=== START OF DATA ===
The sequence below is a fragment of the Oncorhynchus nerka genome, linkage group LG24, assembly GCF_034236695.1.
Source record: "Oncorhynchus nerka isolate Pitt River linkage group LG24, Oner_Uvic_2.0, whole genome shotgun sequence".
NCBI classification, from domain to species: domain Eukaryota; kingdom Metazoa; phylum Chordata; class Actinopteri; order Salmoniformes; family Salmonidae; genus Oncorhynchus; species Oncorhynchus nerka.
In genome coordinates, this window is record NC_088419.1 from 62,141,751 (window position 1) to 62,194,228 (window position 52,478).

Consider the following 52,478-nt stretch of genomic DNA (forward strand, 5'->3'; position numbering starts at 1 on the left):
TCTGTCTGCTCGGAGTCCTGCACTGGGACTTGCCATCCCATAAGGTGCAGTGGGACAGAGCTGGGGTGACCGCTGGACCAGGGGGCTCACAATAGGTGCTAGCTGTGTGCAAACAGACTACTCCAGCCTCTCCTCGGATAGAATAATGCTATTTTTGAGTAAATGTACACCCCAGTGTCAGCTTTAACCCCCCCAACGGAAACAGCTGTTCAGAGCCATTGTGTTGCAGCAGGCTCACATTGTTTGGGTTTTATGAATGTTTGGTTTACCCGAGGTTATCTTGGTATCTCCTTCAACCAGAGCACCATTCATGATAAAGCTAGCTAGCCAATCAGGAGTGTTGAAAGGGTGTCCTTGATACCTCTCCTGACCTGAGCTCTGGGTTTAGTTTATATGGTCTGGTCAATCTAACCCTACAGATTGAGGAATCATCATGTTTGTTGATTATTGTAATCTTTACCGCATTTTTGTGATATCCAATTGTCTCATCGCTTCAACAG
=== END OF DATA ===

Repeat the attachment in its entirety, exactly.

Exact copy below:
The sequence below is a fragment of the Oncorhynchus nerka genome, linkage group LG24, assembly GCF_034236695.1.
Source record: "Oncorhynchus nerka isolate Pitt River linkage group LG24, Oner_Uvic_2.0, whole genome shotgun sequence".
NCBI classification, from domain to species: domain Eukaryota; kingdom Metazoa; phylum Chordata; class Actinopteri; order Salmoniformes; family Salmonidae; genus Oncorhynchus; species Oncorhynchus nerka.
In genome coordinates, this window is record NC_088419.1 from 62,141,751 (window position 1) to 62,194,228 (window position 52,478).

Consider the following 52,478-nt stretch of genomic DNA (forward strand, 5'->3'; position numbering starts at 1 on the left):
TCTGTCTGCTCGGAGTCCTGCACTGGGACTTGCCATCCCATAAGGTGCAGTGGGACAGAGCTGGGGTGACCGCTGGACCAGGGGGCTCACAATAGGTGCTAGCTGTGTGCAAACAGACTACTCCAGCCTCTCCTCGGATAGAATAATGCTATTTTTGAGTAAATGTACACCCCAGTGTCAGCTTTAACCCCCCCAACGGAAACAGCTGTTCAGAGCCATTGTGTTGCAGCAGGCTCACATTGTTTGGGTTTTATGAATGTTTGGTTTACCCGAGGTTATCTTGGTATCTCCTTCAACCAGAGCACCATTCATGATAAAGCTAGCTAGCCAATCAGGAGTGTTGAAAGGGTGTCCTTGATACCTCTCCTGACCTGAGCTCTGGGTTTAGTTTATATGGTCTGGTCAATCTAACCCTACAGATTGAGGAATCATCATGTTTGTTGATTATTGTAATCTTTACCGCATTTTTGTGATATCCAATTGTCTCATCGCTTCAACAG